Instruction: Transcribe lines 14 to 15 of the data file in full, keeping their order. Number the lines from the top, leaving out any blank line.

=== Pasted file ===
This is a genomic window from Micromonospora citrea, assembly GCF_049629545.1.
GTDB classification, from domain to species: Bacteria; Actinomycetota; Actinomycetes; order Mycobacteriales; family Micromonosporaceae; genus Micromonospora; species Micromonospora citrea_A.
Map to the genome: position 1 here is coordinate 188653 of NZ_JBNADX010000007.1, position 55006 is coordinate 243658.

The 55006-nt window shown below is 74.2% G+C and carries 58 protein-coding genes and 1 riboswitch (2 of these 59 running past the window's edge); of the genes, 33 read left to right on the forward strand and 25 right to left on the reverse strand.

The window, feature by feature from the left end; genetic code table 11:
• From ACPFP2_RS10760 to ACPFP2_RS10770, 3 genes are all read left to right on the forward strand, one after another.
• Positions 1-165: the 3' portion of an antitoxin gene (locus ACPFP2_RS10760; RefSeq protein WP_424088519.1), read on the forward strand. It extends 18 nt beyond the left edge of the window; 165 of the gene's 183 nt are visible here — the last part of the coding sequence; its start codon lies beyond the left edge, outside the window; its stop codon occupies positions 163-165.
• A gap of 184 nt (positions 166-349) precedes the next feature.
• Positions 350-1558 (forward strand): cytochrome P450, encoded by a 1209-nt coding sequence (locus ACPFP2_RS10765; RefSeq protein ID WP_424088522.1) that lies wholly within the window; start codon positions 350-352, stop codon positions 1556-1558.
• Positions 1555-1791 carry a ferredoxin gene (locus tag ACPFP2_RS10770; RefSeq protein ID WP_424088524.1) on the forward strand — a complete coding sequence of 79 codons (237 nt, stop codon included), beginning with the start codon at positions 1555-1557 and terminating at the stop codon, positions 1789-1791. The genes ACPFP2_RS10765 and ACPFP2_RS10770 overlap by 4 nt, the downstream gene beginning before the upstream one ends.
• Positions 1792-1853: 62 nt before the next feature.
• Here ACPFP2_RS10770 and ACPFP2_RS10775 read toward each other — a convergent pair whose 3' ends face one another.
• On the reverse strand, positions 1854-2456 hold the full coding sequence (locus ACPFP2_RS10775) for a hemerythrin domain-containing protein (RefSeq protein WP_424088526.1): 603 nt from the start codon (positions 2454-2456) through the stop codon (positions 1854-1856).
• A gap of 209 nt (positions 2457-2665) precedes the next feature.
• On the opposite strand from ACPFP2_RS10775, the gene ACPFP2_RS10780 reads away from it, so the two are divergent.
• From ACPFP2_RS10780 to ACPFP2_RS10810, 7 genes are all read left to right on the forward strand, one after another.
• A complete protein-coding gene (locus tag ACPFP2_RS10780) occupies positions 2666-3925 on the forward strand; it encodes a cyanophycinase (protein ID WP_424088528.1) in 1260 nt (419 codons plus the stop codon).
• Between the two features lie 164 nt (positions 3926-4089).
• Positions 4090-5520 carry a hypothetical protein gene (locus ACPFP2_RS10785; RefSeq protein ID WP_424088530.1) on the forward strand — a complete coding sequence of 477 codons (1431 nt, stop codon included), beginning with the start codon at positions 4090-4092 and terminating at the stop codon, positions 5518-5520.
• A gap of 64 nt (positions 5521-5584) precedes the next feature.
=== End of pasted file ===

• A gap of 209 nt (positions 2457-2665) precedes the next feature.
• On the opposite strand from ACPFP2_RS10775, the gene ACPFP2_RS10780 reads away from it, so the two are divergent.